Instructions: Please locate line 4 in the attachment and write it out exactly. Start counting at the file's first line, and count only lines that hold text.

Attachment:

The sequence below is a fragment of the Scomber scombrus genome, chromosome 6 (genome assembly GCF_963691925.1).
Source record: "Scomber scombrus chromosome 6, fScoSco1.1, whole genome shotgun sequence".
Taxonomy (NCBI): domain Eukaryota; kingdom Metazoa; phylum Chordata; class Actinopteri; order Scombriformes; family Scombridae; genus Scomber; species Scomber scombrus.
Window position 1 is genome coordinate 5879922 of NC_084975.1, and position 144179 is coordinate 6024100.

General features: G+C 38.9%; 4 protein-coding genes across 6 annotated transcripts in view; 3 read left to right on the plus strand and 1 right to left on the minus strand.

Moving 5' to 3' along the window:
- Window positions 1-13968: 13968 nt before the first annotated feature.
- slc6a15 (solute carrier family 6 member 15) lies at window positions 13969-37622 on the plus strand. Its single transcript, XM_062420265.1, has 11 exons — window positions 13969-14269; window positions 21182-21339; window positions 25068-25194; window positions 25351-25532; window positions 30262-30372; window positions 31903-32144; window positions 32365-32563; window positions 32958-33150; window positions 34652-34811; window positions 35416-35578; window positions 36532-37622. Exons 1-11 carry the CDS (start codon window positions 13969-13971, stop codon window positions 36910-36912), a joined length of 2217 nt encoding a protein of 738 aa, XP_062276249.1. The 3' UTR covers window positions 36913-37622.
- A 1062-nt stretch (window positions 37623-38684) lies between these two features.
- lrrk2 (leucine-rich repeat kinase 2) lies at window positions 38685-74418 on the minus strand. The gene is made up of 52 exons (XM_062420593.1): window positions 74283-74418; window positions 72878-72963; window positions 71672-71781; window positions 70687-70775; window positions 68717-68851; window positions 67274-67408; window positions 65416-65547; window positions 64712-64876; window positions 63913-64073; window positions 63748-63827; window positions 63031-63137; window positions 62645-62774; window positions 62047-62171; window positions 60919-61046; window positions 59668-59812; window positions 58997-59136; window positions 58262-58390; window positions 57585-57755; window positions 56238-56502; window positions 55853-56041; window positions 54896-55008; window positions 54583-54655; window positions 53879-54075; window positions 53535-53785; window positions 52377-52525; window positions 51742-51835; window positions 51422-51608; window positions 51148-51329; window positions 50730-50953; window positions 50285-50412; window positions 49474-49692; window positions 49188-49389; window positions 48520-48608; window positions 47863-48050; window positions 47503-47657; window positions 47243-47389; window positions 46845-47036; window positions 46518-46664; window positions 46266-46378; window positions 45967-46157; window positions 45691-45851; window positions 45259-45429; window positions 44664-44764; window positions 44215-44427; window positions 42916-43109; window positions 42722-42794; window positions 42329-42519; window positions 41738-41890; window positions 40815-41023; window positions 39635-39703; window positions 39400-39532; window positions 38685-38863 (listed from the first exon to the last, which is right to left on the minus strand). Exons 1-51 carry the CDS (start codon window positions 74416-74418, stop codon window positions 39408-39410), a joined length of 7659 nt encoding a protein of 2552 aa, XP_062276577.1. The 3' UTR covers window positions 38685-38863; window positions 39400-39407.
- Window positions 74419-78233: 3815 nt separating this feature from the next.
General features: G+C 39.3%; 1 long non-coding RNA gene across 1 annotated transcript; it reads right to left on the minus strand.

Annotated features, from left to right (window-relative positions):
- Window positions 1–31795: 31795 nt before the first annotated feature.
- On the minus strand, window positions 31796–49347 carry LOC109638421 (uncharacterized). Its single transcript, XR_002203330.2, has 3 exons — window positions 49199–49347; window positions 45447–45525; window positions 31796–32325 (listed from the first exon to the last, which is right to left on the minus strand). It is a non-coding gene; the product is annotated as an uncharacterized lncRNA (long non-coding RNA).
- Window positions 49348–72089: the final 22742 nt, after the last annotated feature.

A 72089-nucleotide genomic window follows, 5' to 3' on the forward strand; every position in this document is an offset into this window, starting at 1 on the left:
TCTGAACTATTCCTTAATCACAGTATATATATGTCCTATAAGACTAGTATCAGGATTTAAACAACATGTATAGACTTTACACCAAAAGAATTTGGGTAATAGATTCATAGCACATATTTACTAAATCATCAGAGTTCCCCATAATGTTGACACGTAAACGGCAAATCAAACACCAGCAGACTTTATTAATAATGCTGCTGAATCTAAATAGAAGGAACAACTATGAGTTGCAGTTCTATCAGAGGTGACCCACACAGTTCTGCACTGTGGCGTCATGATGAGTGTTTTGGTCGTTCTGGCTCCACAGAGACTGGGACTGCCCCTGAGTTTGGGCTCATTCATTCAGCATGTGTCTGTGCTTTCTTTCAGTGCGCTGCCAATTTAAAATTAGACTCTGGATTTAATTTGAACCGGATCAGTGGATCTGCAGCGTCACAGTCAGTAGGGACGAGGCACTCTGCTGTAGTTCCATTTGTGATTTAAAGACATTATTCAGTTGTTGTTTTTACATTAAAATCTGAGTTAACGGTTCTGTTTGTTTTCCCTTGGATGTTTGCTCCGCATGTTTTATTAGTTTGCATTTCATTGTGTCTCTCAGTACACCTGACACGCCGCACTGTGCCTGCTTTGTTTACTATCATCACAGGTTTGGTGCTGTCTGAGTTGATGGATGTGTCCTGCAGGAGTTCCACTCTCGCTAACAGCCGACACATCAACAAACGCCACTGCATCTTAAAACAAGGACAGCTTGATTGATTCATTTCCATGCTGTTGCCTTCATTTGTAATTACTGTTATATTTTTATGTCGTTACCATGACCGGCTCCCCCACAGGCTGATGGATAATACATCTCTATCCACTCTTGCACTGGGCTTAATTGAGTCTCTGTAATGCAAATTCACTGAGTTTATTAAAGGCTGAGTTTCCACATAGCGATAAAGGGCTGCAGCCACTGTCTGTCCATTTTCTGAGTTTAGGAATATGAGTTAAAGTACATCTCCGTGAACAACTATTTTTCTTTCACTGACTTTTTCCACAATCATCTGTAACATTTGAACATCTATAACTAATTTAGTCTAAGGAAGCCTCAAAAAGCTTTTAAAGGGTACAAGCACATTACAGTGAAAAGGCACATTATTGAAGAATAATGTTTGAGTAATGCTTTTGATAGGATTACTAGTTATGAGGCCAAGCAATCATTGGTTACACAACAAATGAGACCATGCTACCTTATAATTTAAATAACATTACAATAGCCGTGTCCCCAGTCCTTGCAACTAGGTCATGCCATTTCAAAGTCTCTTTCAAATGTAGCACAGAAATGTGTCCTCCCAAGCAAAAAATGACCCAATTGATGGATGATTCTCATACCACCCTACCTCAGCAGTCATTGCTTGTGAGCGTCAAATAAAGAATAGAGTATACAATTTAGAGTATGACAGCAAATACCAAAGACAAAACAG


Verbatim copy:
Window position 1 is genome coordinate 5879922 of NC_084975.1, and position 144179 is coordinate 6024100.